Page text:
by Michael Lanza

Photo: Seth Lightcap

The campsite is the focus of much of the joy of camping in the backcountry in winter. With a snow-covered ground, we have many morepotential campsites from which to choose and an opportunity for tremendous creativity in constructing our temporary living quarters. With a little skill and luck, we can enjoy an evening of rarely matched quiet and solitude and a soul-stirring view of wilderness cloaked in white. On winter’s long nights, the campsite is where we spend much of our waking time relaxing with companions, eating (and eating, and eating), and engaging in the age-old form of communication too often absent from our lives back in civilization: conversation.

Take the time to find a good campsite in winter. Given the long nights, you’ll spend many hours there, and a poorly sited camp can be uncomfortable, whereas a well-chosen site may produce the most lasting memories of the trip.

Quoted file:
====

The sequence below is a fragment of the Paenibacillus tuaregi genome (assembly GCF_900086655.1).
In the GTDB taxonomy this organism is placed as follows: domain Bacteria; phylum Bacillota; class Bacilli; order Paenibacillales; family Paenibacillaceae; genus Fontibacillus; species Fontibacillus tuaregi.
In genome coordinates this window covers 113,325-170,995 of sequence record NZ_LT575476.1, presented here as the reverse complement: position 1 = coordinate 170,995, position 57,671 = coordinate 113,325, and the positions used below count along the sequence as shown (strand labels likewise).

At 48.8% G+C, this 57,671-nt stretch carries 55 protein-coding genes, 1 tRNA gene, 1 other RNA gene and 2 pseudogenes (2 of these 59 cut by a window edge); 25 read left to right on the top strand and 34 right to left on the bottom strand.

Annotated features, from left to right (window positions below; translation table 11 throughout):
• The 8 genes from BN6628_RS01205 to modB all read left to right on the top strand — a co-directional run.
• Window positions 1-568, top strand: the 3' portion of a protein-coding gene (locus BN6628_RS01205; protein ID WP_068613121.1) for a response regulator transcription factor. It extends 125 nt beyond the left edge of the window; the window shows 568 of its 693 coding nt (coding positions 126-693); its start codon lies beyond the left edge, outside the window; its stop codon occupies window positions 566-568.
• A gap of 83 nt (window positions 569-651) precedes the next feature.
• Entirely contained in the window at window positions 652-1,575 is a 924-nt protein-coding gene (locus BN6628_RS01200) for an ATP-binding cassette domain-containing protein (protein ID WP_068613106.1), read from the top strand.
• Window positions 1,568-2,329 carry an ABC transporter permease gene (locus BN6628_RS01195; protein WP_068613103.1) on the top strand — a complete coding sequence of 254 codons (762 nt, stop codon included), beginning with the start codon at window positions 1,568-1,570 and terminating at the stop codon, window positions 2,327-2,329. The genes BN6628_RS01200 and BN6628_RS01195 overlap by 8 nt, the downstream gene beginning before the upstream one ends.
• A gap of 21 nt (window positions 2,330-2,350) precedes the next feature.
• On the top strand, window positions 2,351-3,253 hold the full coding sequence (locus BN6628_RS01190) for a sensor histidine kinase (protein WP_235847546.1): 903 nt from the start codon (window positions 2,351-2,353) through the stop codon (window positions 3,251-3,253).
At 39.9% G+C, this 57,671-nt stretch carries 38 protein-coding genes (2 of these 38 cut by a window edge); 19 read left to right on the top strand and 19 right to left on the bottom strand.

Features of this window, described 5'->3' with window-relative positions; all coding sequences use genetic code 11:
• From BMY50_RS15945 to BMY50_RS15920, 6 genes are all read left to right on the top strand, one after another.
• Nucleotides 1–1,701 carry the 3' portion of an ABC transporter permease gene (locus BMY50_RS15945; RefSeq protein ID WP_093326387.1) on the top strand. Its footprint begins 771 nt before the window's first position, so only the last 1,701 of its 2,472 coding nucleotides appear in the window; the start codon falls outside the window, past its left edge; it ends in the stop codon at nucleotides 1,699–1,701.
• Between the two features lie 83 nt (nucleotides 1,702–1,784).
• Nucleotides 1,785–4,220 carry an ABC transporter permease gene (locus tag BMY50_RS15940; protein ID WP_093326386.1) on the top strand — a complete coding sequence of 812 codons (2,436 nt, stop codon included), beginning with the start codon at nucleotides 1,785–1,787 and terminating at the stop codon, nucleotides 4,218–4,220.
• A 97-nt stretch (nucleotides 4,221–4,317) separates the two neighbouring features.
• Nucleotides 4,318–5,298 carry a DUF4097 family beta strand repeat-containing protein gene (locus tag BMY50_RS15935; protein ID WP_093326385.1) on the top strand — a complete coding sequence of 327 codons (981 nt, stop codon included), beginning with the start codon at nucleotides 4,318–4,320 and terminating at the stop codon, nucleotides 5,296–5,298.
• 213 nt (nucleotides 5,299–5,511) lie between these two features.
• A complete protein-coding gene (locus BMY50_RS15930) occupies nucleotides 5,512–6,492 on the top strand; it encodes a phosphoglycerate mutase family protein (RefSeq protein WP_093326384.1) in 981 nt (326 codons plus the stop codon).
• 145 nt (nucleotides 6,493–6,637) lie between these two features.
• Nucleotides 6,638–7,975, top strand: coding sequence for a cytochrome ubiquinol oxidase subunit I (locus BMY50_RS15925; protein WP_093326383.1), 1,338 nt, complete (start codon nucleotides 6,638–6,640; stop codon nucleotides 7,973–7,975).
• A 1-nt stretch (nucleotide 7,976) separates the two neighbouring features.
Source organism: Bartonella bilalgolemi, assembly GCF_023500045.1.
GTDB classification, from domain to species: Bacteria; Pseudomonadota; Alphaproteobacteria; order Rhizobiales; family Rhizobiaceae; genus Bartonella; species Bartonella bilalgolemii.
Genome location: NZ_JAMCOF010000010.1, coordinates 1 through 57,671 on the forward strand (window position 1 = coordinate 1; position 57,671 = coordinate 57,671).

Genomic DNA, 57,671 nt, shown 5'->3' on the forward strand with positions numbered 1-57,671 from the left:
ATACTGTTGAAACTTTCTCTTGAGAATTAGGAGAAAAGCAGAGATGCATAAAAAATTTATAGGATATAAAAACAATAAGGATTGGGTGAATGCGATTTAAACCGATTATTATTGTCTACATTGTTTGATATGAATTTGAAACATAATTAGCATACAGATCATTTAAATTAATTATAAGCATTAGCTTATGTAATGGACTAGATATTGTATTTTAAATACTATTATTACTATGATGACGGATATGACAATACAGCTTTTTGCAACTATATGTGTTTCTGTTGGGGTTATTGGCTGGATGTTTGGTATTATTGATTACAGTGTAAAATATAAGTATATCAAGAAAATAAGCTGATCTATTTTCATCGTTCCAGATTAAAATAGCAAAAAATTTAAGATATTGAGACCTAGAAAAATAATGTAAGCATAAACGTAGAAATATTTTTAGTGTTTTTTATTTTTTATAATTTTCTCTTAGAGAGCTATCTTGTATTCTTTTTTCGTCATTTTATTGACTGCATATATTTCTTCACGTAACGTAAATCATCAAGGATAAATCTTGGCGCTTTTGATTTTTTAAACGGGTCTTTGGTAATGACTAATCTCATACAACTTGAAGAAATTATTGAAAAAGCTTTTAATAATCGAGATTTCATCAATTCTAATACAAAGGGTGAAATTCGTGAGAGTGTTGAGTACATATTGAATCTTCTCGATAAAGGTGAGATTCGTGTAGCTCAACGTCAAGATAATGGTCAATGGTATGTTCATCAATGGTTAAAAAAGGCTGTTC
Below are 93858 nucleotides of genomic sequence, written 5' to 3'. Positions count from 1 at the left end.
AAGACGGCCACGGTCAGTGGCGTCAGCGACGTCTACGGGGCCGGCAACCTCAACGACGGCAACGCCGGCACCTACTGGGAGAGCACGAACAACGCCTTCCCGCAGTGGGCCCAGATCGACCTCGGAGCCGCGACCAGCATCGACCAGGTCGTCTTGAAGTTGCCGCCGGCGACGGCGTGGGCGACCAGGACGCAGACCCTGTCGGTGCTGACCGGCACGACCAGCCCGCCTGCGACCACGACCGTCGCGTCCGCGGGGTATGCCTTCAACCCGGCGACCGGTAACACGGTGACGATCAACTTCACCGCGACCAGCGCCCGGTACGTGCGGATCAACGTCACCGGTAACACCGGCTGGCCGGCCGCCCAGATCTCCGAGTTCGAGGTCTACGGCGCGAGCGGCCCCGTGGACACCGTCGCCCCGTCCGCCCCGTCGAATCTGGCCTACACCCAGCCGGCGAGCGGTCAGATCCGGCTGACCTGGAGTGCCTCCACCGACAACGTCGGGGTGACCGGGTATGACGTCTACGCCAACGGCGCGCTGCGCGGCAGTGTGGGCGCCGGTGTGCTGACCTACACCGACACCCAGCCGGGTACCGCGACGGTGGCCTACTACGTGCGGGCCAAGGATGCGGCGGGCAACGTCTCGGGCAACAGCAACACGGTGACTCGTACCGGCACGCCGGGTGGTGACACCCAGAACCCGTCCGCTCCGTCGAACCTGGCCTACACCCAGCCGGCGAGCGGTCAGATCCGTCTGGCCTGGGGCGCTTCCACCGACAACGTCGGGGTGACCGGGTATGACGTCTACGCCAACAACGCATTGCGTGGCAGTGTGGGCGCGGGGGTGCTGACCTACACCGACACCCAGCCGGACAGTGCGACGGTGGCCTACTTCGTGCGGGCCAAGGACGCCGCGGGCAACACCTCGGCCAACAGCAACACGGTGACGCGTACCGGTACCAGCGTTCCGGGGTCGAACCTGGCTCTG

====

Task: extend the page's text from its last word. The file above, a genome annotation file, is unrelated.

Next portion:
The Perfect Spot

In many respects, finding the “perfect campsite” is easier with the ground covered with snow than it is in summer: No searching for a flat spot—you can level sloping snow. No hidden rocks and roots under your pad—they’re buried. No worrying about locating near a water source—the snow all around is your water source.

That said, these are things to avoid in choosing your camp

  • For starters, be aware of and respect all backcountry camping regulations, and know how to recognize and avoid avalanche hazard in the mountains.
  • If you like the view from an exposed ridge or mountaintop, be sure
    you’re confident of a calm night, because those spots tend to get buffeted by strong winds that can damage your tent or keep you awake all night.
  • Whenever possible, pitch your tent out of the wind, or with its lower end pointing into the wind and the door away from the wind. Sometimes it’s possible to camp on the lee side of a broad ridge without getting
    onto a slope that could possibly avalanche and enjoy a nice view without getting hammered by wind.